Red, black and white feminist poster with Gloria Steinem and Dorothy PitmanHughes describing "if you're dissing the sisters, you ain't fighting the power"
Feminist Poster Promoting Intersectional Feminsim

Source: Unsplash


Kendall's teachings can still be applied in 2024, taking the example of when Barbie director Greta Gerwig and Barbie lead Margot Robbie's seeming snubs in the best director and best actress categories was labelled "one of the biggest shocks in recent history" by the Associated Press (even though Gerwig was nominated for best screenplay). Gerwig's snub was deemed a feminist issue that all women should be enraged about, with the BBC, Time Magazine and the New York Times racing to cover this outrage. Vulture's Jen Chaney went as far as to suggest that if a man had made Barbie then he would have gotten a nomination. However, when African American actress Taraji P. Henson spoke out about the pay disparity that she had experienced as a Black actress working in Hollywood, not only a week earlier, few mainstream media outlets addressed this pervasive issue, despite both controversies highlighting the ingrained sexism and misogyny in Hollywood, signalling that there is still work to be done.


Whilst being subversive in its critique of the feminist movement, "Hood Feminism" isn't a complete denigration, rather it appears hopeful in parts and offers up food for thought on how the movement can take on a more inclusive approach by acknowledging the suffering of all women not just centring on white cisgender womanhood. My main critique of the book is that as Kendall is writing about her lived experience in the USA, at times it felt as though the Black experience could only be viewed through the lens of an African American perspective. The 'hood' is not an exclusively American phenomenon and I would have liked to have seen some studies or data from a global perspective as the Black experience isn't monolithic.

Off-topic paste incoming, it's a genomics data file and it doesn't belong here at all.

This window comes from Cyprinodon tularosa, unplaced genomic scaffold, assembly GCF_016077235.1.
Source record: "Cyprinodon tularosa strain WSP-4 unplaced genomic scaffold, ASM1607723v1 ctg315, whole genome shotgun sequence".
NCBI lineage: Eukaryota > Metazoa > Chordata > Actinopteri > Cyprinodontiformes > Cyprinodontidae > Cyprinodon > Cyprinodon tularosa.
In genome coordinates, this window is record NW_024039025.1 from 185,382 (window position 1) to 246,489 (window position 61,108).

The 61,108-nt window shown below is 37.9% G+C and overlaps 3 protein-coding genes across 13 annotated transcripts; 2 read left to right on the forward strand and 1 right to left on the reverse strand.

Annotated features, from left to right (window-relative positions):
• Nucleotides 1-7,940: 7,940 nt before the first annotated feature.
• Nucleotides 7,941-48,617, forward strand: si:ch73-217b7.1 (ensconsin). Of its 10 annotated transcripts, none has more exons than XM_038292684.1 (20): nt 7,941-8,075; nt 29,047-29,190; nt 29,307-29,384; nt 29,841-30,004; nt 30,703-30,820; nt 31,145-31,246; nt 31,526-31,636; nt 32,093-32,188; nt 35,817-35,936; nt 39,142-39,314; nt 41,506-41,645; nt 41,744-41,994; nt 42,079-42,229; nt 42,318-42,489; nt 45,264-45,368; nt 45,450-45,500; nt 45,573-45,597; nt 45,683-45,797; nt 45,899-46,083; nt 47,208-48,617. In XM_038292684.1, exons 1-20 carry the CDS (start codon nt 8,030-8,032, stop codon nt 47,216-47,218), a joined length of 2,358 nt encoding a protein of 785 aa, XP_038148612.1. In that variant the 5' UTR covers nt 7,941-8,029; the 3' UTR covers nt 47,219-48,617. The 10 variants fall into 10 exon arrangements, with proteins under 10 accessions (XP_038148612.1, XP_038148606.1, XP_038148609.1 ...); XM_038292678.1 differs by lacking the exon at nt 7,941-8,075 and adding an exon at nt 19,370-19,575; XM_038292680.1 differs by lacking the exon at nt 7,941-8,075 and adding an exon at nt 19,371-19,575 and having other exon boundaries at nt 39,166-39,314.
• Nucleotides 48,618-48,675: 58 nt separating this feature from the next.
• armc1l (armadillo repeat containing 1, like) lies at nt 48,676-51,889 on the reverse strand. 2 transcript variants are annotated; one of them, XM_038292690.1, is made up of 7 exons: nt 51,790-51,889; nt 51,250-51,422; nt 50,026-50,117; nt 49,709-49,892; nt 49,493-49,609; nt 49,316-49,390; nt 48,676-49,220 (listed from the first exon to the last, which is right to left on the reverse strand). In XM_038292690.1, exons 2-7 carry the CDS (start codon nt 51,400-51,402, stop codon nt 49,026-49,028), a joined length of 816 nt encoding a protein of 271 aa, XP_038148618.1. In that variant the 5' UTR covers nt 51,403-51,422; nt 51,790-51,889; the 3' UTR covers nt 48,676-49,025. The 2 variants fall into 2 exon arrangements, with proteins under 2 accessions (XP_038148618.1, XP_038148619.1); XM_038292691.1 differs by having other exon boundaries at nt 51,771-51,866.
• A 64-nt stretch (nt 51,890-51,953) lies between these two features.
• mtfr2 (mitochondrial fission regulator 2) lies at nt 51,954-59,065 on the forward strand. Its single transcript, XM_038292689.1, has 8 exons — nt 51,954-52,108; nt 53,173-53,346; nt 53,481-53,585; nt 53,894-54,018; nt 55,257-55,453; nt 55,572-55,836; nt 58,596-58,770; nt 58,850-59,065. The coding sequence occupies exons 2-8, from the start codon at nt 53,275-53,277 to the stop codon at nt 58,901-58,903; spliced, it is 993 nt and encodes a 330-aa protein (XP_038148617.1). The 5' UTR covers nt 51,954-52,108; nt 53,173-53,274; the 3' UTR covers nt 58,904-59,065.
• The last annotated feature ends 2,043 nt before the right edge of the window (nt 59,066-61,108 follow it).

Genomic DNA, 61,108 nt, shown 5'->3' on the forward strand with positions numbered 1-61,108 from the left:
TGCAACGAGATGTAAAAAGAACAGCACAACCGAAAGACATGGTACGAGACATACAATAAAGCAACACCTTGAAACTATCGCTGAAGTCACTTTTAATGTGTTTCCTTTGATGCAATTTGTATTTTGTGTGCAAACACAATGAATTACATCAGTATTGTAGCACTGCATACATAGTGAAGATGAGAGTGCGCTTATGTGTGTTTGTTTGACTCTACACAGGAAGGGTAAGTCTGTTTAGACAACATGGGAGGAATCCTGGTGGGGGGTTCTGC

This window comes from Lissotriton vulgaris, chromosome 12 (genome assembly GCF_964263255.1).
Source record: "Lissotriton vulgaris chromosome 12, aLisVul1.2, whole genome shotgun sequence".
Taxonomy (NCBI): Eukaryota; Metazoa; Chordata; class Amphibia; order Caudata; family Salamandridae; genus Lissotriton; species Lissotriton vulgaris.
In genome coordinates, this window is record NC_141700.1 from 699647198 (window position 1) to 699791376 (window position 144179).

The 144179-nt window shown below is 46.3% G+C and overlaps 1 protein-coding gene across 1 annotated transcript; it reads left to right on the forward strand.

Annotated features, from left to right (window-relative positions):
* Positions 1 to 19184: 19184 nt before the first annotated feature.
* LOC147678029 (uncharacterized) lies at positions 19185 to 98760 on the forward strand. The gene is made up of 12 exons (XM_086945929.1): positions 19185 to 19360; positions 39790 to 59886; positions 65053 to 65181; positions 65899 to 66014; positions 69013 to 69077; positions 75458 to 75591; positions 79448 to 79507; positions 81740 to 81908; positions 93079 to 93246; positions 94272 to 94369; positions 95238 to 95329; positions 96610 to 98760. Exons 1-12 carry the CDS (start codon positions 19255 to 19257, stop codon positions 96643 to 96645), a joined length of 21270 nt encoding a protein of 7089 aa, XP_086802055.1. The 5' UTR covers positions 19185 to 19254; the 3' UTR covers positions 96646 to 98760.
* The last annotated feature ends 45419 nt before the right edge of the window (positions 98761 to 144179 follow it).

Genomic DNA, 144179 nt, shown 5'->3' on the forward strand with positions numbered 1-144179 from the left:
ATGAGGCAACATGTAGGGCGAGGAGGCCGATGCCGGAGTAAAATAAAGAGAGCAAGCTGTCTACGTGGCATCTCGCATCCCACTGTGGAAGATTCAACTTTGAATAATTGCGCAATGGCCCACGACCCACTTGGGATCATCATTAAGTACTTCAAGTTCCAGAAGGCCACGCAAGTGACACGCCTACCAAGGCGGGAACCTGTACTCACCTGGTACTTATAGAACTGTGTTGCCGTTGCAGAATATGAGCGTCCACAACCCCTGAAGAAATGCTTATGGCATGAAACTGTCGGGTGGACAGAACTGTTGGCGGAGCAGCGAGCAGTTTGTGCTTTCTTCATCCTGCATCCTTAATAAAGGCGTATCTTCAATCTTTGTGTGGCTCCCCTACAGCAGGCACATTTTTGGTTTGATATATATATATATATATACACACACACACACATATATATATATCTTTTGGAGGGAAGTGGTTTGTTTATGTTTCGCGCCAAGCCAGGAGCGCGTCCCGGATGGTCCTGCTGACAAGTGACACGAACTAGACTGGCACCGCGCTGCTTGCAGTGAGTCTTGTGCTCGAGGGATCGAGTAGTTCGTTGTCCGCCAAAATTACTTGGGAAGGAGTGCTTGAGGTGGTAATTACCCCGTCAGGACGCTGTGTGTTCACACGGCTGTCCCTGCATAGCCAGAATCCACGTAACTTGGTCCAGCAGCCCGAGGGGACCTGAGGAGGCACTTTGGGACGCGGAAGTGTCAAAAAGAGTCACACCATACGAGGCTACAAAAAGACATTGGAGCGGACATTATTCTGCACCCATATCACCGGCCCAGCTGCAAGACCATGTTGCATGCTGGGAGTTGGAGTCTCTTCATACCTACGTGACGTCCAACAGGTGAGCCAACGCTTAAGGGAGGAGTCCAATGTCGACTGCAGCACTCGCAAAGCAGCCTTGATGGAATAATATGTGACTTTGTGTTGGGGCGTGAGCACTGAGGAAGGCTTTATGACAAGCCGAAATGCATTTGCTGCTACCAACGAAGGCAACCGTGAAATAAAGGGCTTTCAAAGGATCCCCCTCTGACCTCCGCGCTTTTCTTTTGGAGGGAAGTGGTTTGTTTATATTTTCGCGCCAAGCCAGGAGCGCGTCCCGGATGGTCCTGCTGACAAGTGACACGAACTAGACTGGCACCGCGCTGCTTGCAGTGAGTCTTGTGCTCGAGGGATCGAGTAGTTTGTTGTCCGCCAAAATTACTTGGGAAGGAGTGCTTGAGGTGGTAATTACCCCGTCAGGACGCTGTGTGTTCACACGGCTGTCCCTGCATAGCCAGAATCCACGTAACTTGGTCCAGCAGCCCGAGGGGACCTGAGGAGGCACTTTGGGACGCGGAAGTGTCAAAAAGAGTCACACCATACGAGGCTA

This book took me a while to get through, at 258 pages certain chapters are quite dense and require moments of reflection after reading. The chapter "Education" stuck with me. As a former teacher, feminism and education have always been intrinsically linked. In this chapter Kendall delves into the topic of institutionalised racism in the states, highlighting how early racial profiling can start in the education system and the long-lasting effects that can have on BIPOC communities, especially through the school-to-juvenile criminal pipeline. We can also see this in the British education system too with Black Caribbean students being three times more likely to be excluded than white pupils. When we think about intersectional feminism the first things that come to mind may be ethnic minority women being treated unequally, however, Kendall argues that intersectionality spans wider than this and issues such as education, mass incarceration for young Black men, bullying in schools are all intersectional feminist issues.


"Hood Feminism" is a must-read for anyone who calls themselves a feminist. It isn't a comfortable read, particularly if you are not a BIPOC. Kendall pushed the boundaries and allowed to to question our definitions of feminism. Before reading this book I hadn't considered homelessness and food inequality as feminist issues. Kendall cleverly informs us as to how these topics beyond gender and sex are related to wider issues of inequality. Ultimately 'Hood Feminism" can be used as a teaching aid which pushes you to check your privilege(s), offering insight into an often overlooked perspective in mainstream feminism which can no longer be ignored if feminism wishes to be truly impactful.


14 views0 comments

Comentarios


bottom of page